A magazine for Africans and friends of Africa...Our Voices, Our Vision, Our Culture

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Stolen Labor & Stolen Land: The Black Indian & Thanksgiving
By Morgan James Peters I (Mwalim *7)
 I know the history of a master plan; where they used stolen labor to build stolen land

Excerpt from my song, “Guess Who’s Rockin’ the Party 

Harvest feasts are common to almost all cultures, as gratification and the celebration of accomplishments are basic human needs. While the concept of a Thanksgiving observance is completely understandable; the particular holiday in the U.S. is built around a myth used to further propagate the false notion of America being the land of peace, freedom and equality, while ignoring/ hiding a legacy of slaughter and enslavement. Realize that as a Black Indian, (specifically a Black Mashpee Wampanoag) born and raised in a Garveyesque/ Black Power and American Indian Movement environment, you may understand why I question the substance of this holiday beyond being yet another aspect of the on-going distortion of this nation’s history. My mother, West Indian American (family emigrating from Barbados); and my father, Mashpee Wampanoag, born and raised in the town named after our tribe, gave me a firm understanding of the richness of the cultures that I come from.  

The myth: a group of so-called Pilgrims; a neo conservative, Christian fundamentalist group had annoyed the folks in England to the point of being sent/ exiled to colonize the wilderness. As legend has it, after a year of guidance from some “seemingly friendly savages” (Fourth grade text book) the surviving colonists held a harvest feast, where they magnanimously included their “Indian friends.” While it is believed that this feast actually took place, the first officially sanctioned Thanksgiving was many years later, honoring the Massachusetts Militia’s victory in slaughtering thousands of Wampanoags, Nipmucs, Pequots, and Narragansetts, selling thousands more into slavery as far away as Bermuda, Europe and North Africa.  

From nursery school on, we would make crafts: turkeys made from stuffing paper bags with newspaper for the bodies and the heads, wings and feet made from construction paper and crayons; head bands and feathers, black Pilgrim hats, also made out of construction paper; and lists of the things we’re thankful for. I was able to go through school with only one teacher, Mr. Shaw in second grade, acknowledging the national name of the “Indians/ American Indians” without my prompting. It’s a true mark of successful colonization when a celebratory feast can grow out of a myth created by Indian killers and slave owners; and then you can get the descendants of enslaved Africans and surviving Native Americans to join you in the celebration.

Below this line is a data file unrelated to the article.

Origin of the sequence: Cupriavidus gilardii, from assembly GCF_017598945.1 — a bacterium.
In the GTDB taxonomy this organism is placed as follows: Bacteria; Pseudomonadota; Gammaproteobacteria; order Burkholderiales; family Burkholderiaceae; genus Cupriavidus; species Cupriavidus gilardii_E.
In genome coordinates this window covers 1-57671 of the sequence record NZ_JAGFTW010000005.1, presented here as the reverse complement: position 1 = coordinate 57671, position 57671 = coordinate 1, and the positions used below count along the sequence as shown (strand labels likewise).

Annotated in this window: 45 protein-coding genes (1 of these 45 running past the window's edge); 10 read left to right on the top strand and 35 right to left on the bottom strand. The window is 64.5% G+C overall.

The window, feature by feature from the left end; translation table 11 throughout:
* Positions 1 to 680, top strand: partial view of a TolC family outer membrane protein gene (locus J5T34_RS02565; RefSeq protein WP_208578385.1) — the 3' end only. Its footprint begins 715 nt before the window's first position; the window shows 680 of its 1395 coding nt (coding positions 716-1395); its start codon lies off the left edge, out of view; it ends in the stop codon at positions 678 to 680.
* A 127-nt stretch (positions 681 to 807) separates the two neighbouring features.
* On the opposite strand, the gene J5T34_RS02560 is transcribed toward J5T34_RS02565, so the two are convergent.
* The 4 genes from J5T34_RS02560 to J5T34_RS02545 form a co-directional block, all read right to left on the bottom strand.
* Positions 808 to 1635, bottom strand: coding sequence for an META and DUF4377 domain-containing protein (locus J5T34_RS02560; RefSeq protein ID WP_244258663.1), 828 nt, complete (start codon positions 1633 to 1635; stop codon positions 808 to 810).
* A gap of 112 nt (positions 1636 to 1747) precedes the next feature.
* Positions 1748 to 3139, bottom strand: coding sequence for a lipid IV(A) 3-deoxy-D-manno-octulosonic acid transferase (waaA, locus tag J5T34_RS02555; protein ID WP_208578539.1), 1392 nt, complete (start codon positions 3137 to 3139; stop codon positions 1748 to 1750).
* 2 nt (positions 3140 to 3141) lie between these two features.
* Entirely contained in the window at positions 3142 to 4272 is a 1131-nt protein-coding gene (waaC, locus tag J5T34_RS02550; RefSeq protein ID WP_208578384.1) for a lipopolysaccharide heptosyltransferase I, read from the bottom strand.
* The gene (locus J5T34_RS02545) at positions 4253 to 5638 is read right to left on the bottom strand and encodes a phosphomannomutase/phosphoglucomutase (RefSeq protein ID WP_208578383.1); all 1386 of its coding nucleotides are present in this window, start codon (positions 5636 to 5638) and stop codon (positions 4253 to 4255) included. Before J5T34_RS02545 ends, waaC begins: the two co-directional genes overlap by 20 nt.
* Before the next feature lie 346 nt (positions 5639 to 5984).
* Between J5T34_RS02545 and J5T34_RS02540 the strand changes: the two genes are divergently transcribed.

Growing up in New York, Thanksgiving meant dinner at my great-aunts house, (which meant tons of stories, jokes and family exchange time) after watching the Macy’s parade either on television or traveling downtown on a bitter cold day to see the giant balloons live. In Mashpee, it meant dinner at my aunt’s house for my father; while a younger generation, fueled by the Red Power Movement were either holding sunrise ceremonies or joining the annual Day of Mourning protest in Plymouth, MA. Over the years to follow, these activities would become parts of my experiences. In fact, it was at one such protest in 1997 where we were attacked by Massachusetts State Police, one of whom ripped two dreadlocks out of my head for taking a picture of the police brutalizing and elderly man on the ground. 

Taking a lesson in acculturation from those spiritual ancestors enslaved in the Spanish Caribbean, who disguised their deities in the cloaks of Catholic Saints: whether it’s around a dinner table, fire circle, ceremony, or a protest taking turns spitting on Plymouth Rock, Thanksgiving, if observed at all, should be a time for families and friends to come together and truly reflect upon our legacy, traditions and history in this country. Call it Thanksgiving, Thanks-taking, Day of Mourning or whatever, what we do with the time and the knowledge that we pass on to the next generations is truly what counts.

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